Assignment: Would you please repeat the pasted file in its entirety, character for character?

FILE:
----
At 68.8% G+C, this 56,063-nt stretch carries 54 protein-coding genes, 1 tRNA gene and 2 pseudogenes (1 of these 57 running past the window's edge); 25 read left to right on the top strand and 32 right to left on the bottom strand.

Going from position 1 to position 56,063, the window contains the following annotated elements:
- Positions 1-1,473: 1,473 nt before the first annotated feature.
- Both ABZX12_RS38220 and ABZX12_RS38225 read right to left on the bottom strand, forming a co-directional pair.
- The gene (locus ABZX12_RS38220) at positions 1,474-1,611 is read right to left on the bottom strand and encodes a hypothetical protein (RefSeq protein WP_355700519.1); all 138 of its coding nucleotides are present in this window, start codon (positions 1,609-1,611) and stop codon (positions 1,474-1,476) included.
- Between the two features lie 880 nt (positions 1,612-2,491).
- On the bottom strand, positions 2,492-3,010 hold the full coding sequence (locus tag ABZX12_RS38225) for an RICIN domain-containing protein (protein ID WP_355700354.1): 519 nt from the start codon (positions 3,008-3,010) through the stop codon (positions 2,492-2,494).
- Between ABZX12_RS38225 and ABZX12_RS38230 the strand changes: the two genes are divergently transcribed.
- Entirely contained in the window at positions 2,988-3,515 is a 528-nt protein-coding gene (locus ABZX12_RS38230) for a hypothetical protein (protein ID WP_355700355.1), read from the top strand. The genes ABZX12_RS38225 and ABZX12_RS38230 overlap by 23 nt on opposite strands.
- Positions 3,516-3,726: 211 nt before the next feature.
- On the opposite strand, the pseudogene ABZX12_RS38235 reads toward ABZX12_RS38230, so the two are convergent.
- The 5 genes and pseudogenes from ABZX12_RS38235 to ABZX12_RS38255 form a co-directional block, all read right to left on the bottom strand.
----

At 68.8% G+C, this 56,063-nt stretch carries 54 protein-coding genes, 1 tRNA gene and 2 pseudogenes (1 of these 57 running past the window's edge); 25 read left to right on the top strand and 32 right to left on the bottom strand.

Going from position 1 to position 56,063, the window contains the following annotated elements:
- Positions 1-1,473: 1,473 nt before the first annotated feature.
- Both ABZX12_RS38220 and ABZX12_RS38225 read right to left on the bottom strand, forming a co-directional pair.
- The gene (locus ABZX12_RS38220) at positions 1,474-1,611 is read right to left on the bottom strand and encodes a hypothetical protein (RefSeq protein WP_355700519.1); all 138 of its coding nucleotides are present in this window, start codon (positions 1,609-1,611) and stop codon (positions 1,474-1,476) included.
- Between the two features lie 880 nt (positions 1,612-2,491).
- On the bottom strand, positions 2,492-3,010 hold the full coding sequence (locus tag ABZX12_RS38225) for an RICIN domain-containing protein (protein ID WP_355700354.1): 519 nt from the start codon (positions 3,008-3,010) through the stop codon (positions 2,492-2,494).
- Between ABZX12_RS38225 and ABZX12_RS38230 the strand changes: the two genes are divergently transcribed.
- Entirely contained in the window at positions 2,988-3,515 is a 528-nt protein-coding gene (locus ABZX12_RS38230) for a hypothetical protein (protein ID WP_355700355.1), read from the top strand. The genes ABZX12_RS38225 and ABZX12_RS38230 overlap by 23 nt on opposite strands.
- Positions 3,516-3,726: 211 nt before the next feature.
- On the opposite strand, the pseudogene ABZX12_RS38235 reads toward ABZX12_RS38230, so the two are convergent.
- The 5 genes and pseudogenes from ABZX12_RS38235 to ABZX12_RS38255 form a co-directional block, all read right to left on the bottom strand.